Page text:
Some thoughts on basic income
Today, I have had the privilege of listening to, among others, Philippe Van Parijs and Simon Caney. The first reminded me of a paper I long have wanted to write in order to explain why I am critical of the idea of an unconditional basic income.
While I can imagine some future state of post-scarcity and universal affluence in which we could completely decouple productive work and monetary remuneration (think Star Trek), it seems to me that for the present there is an urgent need for all of us to contribute productively to the world. With billions of people starving and formidable problems of sustainability ahead of us, this hardly seem like the right time for any of us to retire into being solely consumers, be it to play computer games or to become Malibu surfers (as the famous example goes).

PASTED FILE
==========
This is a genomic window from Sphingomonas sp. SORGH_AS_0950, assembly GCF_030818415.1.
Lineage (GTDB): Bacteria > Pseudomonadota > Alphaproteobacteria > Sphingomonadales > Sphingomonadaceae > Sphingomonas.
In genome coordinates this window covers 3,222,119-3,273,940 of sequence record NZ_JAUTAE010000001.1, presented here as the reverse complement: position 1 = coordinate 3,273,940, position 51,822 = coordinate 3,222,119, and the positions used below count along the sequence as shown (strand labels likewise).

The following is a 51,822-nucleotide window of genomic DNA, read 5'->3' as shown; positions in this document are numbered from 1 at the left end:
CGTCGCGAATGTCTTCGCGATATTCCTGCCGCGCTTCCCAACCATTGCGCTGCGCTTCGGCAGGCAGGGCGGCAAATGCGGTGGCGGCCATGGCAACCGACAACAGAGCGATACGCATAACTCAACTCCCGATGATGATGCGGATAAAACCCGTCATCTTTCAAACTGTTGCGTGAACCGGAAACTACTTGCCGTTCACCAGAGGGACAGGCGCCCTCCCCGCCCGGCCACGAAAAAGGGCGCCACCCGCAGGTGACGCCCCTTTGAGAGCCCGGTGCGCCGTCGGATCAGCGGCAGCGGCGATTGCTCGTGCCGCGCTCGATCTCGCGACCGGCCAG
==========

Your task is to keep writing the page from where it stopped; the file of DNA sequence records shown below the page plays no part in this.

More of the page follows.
What I am afraid of is that an unconditional basic income would give people, who are already alienated from society, an exit route that would further undermine the idea of society as a collective and collaborative project. While the present capitalistic system is obviously imperfect and we can easily think of jobs that are destructive rather than productive (say, marketing cigarettes), that rather calls upon us to use democratic means to better orient society towards the kind of work needed. In that process, money remains one of the most effective motivational tools in our arsenal. While I am a great defender of having a generous welfare system with extensive unemployment benefits, I think it is crucial that such benefits are seen as a temporary rather than a permanent form of income.